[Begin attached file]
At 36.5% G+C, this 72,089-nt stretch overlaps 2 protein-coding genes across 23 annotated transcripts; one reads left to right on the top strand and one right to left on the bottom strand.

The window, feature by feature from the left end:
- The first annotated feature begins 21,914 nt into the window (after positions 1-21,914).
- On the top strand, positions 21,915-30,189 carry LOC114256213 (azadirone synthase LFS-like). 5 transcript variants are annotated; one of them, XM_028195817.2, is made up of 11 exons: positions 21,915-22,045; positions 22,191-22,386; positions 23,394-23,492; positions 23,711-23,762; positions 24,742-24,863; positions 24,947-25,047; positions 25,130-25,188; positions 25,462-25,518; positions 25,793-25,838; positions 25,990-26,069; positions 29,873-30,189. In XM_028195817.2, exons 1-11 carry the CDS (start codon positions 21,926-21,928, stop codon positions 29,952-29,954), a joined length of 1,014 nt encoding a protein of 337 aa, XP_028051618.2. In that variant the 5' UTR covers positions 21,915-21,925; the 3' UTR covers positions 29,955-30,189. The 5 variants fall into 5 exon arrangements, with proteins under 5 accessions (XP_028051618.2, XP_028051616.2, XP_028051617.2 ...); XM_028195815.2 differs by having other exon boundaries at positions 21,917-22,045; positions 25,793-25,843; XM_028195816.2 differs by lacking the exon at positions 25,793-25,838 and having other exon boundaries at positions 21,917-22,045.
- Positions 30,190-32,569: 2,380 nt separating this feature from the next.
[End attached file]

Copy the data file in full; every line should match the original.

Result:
At 36.5% G+C, this 72,089-nt stretch overlaps 2 protein-coding genes across 23 annotated transcripts; one reads left to right on the top strand and one right to left on the bottom strand.

The window, feature by feature from the left end:
- The first annotated feature begins 21,914 nt into the window (after positions 1-21,914).
- On the top strand, positions 21,915-30,189 carry LOC114256213 (azadirone synthase LFS-like). 5 transcript variants are annotated; one of them, XM_028195817.2, is made up of 11 exons: positions 21,915-22,045; positions 22,191-22,386; positions 23,394-23,492; positions 23,711-23,762; positions 24,742-24,863; positions 24,947-25,047; positions 25,130-25,188; positions 25,462-25,518; positions 25,793-25,838; positions 25,990-26,069; positions 29,873-30,189. In XM_028195817.2, exons 1-11 carry the CDS (start codon positions 21,926-21,928, stop codon positions 29,952-29,954), a joined length of 1,014 nt encoding a protein of 337 aa, XP_028051618.2. In that variant the 5' UTR covers positions 21,915-21,925; the 3' UTR covers positions 29,955-30,189. The 5 variants fall into 5 exon arrangements, with proteins under 5 accessions (XP_028051618.2, XP_028051616.2, XP_028051617.2 ...); XM_028195815.2 differs by having other exon boundaries at positions 21,917-22,045; positions 25,793-25,843; XM_028195816.2 differs by lacking the exon at positions 25,793-25,838 and having other exon boundaries at positions 21,917-22,045.
- Positions 30,190-32,569: 2,380 nt separating this feature from the next.